Shadow Bands during Solar Eclipse


#1

Interesting effect mentioned by @dwardio as he witnessed the approach of totality during an eclipse.
I am ready. :sunglasses:


#2

One idea that I had for the eclipse (which I’m not going to be able to pull off) was to set my Phantom drone to hover at max legal altitude with the camera pointed at a 45º angle along the eclipse approach azimuth in hopes of recording video of the shadow bands.

Anyone, anyone?


#3

I would but my GoPro was stolen from hotel room on the last trip, so no aerial footage until its replaced. :frowning:

A buddy that I’m meeting in Wyoming will probably have his with him. If I can find us a spot far enough away from people, I’ll see if I can talk him into it.


#4

Sounds like a great idea!
My understanding is that it is a phenomena of the corona, only visible because of the eclipse (ordinarily it would be overwhelmed by sunlight) - that is distorted by the atmosphere (same reason stars twinkle).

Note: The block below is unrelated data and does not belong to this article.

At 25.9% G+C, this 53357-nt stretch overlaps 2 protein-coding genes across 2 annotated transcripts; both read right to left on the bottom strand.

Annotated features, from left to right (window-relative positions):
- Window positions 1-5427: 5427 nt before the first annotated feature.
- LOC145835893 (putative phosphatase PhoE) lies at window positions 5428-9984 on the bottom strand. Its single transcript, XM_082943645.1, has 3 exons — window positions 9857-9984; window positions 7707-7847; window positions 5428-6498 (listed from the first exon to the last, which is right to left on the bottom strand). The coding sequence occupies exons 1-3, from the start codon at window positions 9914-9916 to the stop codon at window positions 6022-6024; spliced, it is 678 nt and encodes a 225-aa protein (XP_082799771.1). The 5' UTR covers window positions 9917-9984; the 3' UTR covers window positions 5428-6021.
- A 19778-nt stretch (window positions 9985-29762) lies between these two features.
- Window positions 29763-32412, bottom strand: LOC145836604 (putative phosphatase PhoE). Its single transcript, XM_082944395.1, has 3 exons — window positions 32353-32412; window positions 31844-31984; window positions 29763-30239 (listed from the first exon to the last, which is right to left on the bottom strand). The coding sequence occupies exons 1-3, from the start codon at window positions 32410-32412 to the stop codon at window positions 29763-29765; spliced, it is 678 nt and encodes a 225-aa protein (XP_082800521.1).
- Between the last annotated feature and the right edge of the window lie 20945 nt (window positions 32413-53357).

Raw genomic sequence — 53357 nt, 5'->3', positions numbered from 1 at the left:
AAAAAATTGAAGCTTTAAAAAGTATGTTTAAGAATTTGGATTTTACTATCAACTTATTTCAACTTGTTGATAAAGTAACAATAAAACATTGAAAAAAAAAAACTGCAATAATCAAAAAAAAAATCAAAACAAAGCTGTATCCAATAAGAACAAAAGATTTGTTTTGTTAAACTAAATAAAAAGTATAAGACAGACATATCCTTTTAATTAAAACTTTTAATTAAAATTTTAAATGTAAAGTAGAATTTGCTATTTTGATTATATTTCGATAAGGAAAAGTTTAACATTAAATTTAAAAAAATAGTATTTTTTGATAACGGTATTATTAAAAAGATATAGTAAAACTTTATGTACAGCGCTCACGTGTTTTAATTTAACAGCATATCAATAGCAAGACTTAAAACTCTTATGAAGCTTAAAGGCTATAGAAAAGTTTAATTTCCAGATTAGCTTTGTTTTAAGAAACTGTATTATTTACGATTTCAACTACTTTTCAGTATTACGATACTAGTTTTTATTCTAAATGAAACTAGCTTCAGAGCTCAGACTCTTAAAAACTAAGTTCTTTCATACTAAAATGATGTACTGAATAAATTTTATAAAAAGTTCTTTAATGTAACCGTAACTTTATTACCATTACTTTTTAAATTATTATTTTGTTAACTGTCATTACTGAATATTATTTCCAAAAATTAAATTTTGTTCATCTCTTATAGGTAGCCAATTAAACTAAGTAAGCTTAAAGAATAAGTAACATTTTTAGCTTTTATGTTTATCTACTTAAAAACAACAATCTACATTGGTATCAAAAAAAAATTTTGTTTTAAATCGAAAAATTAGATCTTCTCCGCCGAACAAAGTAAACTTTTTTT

How cool is that?


#5

I’m taking off work and should be able to pull that off


#6

So cool–so we’ll be seeing our own star twinkling?? I love it.


#7

I’ll have a drone up. I was planning to try to capture the disc, but perhaps I can get both in frame.


#8

oh cool, i hope you’ll share; that would be cool to see. i wish i could get back home to snag some totality, but it’ll still be impressive even up here.


#9

Will do, if I end up with anything worth sharing!


#10

Man, so stoked for those of you that get to be in the path. Tried to figure out a way, but the timing just won’t work. Oh well. I’ll enjoy the partial here and wait for the next one that’s actually supposed to track across Texas (in 20 years or so) :sunny: